No, it's alright the way it is. I'm just saying that the inconsitency seems a little lacking. Sure, there's the argument that there were two different questions. However, a person who is familiar with stats on the Copts (accurate ones are often hard to come by) would probably be surprised on how these two questions played out on Australia. Remember, "Coptic" literally means "Egyptian". I'm sure it should still be mentioned in this article. The only thing that I'm disputing is that I, like many other Copts, would have doubts when seeing such a wide difference between these two questions. Indeed, I wonder if you even feel similarly if not the same way. Either way, I really don't want to get into reverting eachother's edits. ~ Troy (talk) 00:29, 9 June 2008 (UTC)
I did some research and can see your point about the strong relationship between Copts and Egypt, and I have no problems with Copts being mentioned in the article.
On my reason for the difference in numbers as a response to the two questions, you replied: However, a person who is familiar with stats on the Copts (accurate ones are often hard to come by) would probably be surprised on how these two questions played out on Australia. I am afraid that doesn't really shed any light, but merely reiterates your suprise. I repeat that presumably only a minority of Coptic practitioners consider their ancestry to be "Copt" and most think of themselves as Egyptian, Australian or elsewhere. Few people, as I showed you with the Jewish example, consider their religion equals their ancestry.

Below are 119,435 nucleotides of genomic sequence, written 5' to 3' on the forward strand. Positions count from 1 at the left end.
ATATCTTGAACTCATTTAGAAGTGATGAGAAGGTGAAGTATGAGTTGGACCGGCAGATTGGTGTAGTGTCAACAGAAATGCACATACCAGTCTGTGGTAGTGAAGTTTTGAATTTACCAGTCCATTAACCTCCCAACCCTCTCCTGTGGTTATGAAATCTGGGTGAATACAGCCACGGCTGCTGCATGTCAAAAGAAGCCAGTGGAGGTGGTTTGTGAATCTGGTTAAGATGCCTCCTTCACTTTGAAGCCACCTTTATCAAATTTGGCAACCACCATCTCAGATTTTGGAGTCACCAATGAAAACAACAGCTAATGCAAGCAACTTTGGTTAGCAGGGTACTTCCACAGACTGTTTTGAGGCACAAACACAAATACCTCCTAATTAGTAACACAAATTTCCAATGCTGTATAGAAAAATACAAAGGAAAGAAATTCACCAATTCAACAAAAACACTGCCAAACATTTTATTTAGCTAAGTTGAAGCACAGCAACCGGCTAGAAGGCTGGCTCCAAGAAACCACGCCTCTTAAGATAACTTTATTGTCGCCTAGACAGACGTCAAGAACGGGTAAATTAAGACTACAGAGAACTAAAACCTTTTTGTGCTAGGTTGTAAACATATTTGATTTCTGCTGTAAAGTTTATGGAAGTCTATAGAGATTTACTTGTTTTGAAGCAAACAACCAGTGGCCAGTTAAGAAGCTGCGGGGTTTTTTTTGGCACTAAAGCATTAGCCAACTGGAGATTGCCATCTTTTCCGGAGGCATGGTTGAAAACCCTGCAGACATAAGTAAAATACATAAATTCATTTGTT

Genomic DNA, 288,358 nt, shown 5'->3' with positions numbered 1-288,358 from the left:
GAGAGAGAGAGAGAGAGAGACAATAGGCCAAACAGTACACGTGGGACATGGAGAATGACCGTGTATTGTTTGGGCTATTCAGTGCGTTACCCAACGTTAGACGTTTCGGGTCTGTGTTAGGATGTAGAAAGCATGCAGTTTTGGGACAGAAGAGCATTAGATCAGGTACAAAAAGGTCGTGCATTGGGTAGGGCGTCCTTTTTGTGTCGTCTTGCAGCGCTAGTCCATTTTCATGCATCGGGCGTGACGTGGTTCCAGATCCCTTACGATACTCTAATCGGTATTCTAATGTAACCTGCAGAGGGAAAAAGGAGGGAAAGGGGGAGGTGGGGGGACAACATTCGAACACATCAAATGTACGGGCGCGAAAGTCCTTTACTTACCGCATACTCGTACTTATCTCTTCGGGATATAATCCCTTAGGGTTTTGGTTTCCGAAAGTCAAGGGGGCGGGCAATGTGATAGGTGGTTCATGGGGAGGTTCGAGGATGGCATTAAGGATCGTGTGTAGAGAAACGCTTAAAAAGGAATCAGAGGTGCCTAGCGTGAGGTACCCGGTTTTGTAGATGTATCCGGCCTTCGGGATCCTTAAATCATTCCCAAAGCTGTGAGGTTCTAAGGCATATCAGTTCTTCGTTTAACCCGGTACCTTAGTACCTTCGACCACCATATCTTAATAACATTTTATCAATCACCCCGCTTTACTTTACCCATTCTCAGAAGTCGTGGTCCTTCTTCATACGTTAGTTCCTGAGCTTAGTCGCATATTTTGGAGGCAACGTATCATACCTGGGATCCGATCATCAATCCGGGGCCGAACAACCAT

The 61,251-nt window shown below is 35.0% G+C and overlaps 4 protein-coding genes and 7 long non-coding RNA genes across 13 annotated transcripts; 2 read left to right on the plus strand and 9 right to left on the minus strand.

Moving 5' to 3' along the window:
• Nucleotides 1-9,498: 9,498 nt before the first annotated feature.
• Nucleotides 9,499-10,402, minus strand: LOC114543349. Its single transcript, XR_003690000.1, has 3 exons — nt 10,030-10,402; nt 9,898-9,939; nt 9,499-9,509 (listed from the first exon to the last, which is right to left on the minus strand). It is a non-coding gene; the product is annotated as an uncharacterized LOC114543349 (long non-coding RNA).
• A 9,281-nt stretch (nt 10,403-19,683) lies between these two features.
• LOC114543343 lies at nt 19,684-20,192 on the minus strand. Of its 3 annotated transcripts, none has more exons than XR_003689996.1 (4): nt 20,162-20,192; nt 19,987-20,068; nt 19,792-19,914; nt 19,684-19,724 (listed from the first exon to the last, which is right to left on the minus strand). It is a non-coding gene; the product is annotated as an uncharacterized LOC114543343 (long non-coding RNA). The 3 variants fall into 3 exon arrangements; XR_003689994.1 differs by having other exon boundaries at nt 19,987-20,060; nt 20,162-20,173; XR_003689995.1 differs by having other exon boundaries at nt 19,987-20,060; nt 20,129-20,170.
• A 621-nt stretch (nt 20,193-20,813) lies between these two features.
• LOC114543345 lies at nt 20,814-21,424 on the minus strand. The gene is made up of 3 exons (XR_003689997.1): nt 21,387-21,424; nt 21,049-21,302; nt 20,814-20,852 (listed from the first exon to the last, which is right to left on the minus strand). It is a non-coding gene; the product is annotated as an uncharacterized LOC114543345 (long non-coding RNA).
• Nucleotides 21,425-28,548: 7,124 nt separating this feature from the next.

And I have not seen any other reliable estimate of the population of Copts in Australia. People are baptised into religions, but decades later may choose other (or no) faiths. I cannot imagine what could be simpler or more accurate than a professional, impartial census that just asks people what religion they have. Kransky (talk) 11:55, 9 June 2008 (UTC)